maximum memory for gcj-compiled executable?

Boehm, Hans
Tue Apr 1 00:54:00 GMT 2003

There should not be any unbounded memory growth.  In my experience, the most common reasons for such growth are, roughly in decreasing frequency of occurrence:

1) Memory objects that remain unintentionally referenced, caches that are never cleaned, or other data structures that really grow without bound.  This can clearly happen in either client code, or due to a bug in libgcj.  There are some tools in the garbage collector to help track these down, but some work is needed to make them usable with gcj.  There is nothing the collector can do about these other than providing tools for examining the heap and reachability within the heap.

2) Allocation of many very large objects.  You should be getting warnings out of the collector in this case.

3) Collector bugs.

4) Client data structures that grow without bound, but only a finite section of which is reachable at any point.  This issue is specific to conservative and certain other garbage collectors.   Linked queues are the canonical example.  (There are also tools in the collector to identify these, but again they're not yet usable from gcj.)  The solution usually is to clear link fields when you know that an object won't be needed further.  This is only necessary for a data structure that looks a lot like a linked queue.  (See my POPL 2002 paper for details.)

5) Too many pointers misidentified by the collector.  This is unlikely with gcj, since the collector only scans the stacks and static data conservatively.  (I'm not sure that unbounded heap growth is even possible this way with libgcj, though it's probably possible to get close enough that it doesn't matter.)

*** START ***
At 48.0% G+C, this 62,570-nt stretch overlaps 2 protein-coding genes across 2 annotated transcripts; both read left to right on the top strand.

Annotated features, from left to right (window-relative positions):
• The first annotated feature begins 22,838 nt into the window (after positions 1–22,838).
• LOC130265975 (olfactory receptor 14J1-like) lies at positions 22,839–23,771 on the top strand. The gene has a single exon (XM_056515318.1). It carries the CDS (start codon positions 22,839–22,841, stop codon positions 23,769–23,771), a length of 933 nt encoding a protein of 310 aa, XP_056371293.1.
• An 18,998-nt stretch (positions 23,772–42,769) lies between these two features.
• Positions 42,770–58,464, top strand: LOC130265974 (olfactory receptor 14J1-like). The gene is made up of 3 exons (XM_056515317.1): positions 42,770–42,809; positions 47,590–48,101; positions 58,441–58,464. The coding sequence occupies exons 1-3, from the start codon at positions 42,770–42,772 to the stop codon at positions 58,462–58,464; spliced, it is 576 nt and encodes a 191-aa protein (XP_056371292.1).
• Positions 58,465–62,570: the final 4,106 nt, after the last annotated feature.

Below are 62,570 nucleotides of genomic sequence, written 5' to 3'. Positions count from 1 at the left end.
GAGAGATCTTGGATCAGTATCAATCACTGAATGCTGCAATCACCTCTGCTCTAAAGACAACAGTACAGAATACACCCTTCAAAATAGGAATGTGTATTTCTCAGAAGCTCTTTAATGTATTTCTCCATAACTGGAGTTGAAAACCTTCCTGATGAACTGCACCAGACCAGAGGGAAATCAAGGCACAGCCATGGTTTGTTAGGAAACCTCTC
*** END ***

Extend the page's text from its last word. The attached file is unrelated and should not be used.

Tracing garbage collectors inherently should not reclaim memory until they believe that a certain fraction of the heap contains garbage.  Otherwise the garbage collection time overhead becomes excessive.  If you need to use 100% of the heap for application data, a tracing GC won't give you acceptable performance.  With the current libgcj and default parameters, you might hope for something like 60-70%.


> -----Original Message-----
> From: Erik Poupaert []
> Sent: Tuesday, March 25, 2003 6:28 AM
> To: GCJ Java
> Subject: RE: maximum memory for gcj-compiled executable?
> I've just found that jdbc hangs on to old resultsets, unless I close
> resultset, statement, connection, ... When I close the whole 
> lot explicitly,
> the growth in memory consumption is much slower. I guess these data
> structures are much more difficult to collect, if I don't null them
> explicitly.
> Limiting heap size, with GC_MAXIMIMUM_HEAP_SIZE, or even with 
> ulimit, is
> really nice to have, but it doesn't solve the fundamental problem. For
> server processes, the fundamental problem is related to the 
> fact that the gc
> must aggresively re-use memory instead of requesting 
> additional memory,
> whenever possible. It should also quickly release memory it 
> doesn't need any
> longer. Causing a server process under exceptional load to 
> crash, because of
> these limitations, while memory is still available, is not an 
> attractive
> scenario.
> There is still some slow residual growth in the memory 
> consumption of my
> server process, that worries me. I wonder how long the 
> process can run, and
> how many requests it can handle before there are new issues? 
> Linux has a
> reputation to run for years without rebooting ... what about 
> GCJ processes?

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